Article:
67. The applicants claimed that the forest plot purchase agreement indicated no special conditions for the use of the land. Moreover, the registration document issued by the Centre of Registers indicated no special requirements as to the use of the land. As the applicants had received the building permission from the authorities, it had not been manifestly unreasonable for them to believe that the construction would be lawful and in line with the requirements of domestic law. The applicants referred to a decision of the Molėtai District Court, by which it had established as a legal fact that there used to be some buildings on the applicants’ land, which constituted grounds to issue a building permit (see paragraph 8 above). 68. The applicants further complained that the most extreme measure had been imposed on them, that is the requirement to demolish the building, and no alternative measure had been sought. 69. The Government stated that the applicants could not have expected to build a house on forest land and that the administrative acts of the relevant authorities by which building permission had been granted to the applicants had been found unlawful by the domestic courts. The building permission had thus had to be revoked and the house demolished, and that decision was in accordance with the law. The Government stated that the decision of the Molėtai District Court (see paragraph 8 above) had not allowed the applicants to construct a house but had merely indicated that a cattle shed and a storehouse had previously been sited on their land and indicated that the applicants were the owners of the plot of forest land, where the construction of new buildings was prohibited. 70. The Government also argued that the authorities had to ensure, in the general interest, protection of the forest, which was one of the “national values”, from illegal construction. 71. Lastly, the Government maintained that regional planning and environmental protection policies, where the community’s general interests were pre-eminent, conferred on the State a wider margin of discretion than where exclusively civil rights were at stake. The applicants had been or should have been aware of limitations on construction on forest land. It was the Government’s view that the applicants should have suspected that the building permission had been “precarious”, but they nevertheless chose to make use of it. Although the Supreme Court had considered legalising the construction, it had finally decided that it was not possible to do so and that the order to demolish the house was justifiable. The Government conceded that the applicants had sustained some inconvenience but submitted that it did not amount to an excessive burden, as the house at issue was not the only family house, the applicants had used it for only four summers (from 2007 until 2011 when the prosecutor lodged a claim with the court) and that they still could use the plot of forest land. 2. The Court’s assessment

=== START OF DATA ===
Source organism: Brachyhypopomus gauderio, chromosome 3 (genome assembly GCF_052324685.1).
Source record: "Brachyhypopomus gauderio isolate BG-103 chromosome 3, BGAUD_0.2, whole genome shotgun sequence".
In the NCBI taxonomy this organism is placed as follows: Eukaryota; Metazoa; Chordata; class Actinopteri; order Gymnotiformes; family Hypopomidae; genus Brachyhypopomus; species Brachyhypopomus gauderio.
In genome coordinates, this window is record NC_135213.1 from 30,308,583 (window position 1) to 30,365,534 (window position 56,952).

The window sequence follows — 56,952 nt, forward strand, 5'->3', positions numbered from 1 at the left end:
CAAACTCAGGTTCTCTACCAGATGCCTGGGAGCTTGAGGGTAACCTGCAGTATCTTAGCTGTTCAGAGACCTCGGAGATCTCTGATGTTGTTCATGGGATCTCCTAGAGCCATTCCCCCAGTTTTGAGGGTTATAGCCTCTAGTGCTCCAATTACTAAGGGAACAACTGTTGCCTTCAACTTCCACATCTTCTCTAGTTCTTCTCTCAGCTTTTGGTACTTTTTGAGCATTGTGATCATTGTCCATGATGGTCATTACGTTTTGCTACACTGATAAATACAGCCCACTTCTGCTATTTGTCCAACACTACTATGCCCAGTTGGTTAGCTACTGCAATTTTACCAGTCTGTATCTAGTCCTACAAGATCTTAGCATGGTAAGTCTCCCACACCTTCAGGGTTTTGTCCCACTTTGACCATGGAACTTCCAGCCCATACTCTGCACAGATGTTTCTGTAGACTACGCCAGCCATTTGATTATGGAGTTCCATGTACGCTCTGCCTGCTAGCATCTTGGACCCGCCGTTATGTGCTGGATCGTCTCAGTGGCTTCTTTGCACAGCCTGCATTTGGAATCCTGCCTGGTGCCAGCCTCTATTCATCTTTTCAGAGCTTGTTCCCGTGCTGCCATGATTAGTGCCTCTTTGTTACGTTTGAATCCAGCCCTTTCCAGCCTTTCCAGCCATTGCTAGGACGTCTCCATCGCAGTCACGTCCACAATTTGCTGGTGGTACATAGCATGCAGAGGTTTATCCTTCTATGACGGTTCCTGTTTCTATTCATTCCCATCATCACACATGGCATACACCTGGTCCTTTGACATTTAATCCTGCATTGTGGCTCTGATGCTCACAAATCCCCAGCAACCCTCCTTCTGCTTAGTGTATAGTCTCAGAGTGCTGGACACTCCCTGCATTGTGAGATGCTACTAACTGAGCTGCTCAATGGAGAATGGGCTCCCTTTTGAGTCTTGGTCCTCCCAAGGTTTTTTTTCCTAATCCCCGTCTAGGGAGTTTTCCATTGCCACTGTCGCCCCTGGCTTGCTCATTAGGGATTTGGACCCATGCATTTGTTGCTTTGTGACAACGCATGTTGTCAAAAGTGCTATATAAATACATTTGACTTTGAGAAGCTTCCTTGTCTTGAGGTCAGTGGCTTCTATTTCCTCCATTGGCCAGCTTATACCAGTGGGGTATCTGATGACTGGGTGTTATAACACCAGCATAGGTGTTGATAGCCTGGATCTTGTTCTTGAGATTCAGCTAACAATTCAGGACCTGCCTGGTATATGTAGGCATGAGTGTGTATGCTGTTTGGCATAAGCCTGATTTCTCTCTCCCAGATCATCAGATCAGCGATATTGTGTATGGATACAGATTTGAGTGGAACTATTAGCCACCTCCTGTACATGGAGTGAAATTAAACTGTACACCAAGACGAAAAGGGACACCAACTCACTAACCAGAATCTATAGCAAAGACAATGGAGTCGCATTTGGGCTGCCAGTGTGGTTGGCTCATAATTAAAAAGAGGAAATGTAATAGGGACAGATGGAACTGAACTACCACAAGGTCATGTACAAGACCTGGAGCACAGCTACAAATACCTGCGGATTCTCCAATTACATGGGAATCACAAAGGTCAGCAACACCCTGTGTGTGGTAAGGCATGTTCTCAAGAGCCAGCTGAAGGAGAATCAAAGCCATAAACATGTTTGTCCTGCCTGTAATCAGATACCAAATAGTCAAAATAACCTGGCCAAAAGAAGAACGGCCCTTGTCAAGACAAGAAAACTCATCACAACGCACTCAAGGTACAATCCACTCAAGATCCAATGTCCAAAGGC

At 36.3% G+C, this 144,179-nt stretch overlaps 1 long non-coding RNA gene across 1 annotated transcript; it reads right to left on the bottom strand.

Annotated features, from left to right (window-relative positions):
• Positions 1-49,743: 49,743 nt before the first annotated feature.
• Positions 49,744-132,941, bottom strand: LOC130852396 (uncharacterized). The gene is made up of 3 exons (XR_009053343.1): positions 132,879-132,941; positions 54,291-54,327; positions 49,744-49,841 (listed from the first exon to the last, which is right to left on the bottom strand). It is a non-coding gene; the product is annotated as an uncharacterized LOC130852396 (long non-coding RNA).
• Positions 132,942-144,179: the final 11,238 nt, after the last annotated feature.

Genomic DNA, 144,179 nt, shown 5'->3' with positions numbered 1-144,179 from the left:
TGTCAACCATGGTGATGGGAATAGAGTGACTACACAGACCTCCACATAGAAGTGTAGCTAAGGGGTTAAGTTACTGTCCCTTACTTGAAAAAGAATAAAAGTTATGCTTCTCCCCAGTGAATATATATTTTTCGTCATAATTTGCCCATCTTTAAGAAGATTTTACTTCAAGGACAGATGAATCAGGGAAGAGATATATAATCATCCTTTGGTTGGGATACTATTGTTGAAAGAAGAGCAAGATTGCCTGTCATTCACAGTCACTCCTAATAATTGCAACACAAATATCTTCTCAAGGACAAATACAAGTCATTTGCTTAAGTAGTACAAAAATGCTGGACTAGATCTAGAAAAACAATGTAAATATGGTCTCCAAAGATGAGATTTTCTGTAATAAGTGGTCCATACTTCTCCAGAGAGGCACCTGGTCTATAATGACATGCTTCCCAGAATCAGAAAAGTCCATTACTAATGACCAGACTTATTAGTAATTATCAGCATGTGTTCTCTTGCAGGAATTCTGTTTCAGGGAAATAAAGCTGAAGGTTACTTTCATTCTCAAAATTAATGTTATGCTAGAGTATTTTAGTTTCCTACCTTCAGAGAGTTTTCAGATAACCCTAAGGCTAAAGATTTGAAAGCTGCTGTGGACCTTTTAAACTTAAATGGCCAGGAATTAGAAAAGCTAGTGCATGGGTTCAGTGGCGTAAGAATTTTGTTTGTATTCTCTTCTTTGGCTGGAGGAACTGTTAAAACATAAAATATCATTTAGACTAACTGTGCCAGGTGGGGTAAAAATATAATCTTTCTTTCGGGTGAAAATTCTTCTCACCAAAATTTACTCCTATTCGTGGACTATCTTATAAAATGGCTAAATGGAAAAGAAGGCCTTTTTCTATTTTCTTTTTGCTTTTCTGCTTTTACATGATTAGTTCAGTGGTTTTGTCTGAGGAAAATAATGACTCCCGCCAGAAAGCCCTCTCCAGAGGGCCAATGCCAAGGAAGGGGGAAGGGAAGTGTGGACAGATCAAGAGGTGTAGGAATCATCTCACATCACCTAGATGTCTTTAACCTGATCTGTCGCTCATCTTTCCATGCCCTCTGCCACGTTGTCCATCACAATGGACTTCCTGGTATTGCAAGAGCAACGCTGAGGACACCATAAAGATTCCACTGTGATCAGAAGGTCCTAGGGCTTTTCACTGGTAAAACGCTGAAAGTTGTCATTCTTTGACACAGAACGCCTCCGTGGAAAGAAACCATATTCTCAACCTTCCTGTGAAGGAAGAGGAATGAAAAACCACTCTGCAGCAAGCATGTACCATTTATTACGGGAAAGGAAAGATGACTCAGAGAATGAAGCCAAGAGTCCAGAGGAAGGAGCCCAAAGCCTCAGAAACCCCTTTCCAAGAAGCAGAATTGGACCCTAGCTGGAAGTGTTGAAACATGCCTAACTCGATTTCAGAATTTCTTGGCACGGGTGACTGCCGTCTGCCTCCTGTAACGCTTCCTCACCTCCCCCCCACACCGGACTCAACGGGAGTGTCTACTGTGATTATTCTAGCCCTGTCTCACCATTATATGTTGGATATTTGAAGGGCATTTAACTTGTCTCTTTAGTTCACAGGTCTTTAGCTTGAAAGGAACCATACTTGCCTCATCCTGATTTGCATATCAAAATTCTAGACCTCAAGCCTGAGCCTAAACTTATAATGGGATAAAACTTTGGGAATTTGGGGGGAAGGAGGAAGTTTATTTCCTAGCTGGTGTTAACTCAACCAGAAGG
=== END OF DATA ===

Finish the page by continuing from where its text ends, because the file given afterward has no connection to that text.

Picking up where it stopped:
(a) General principles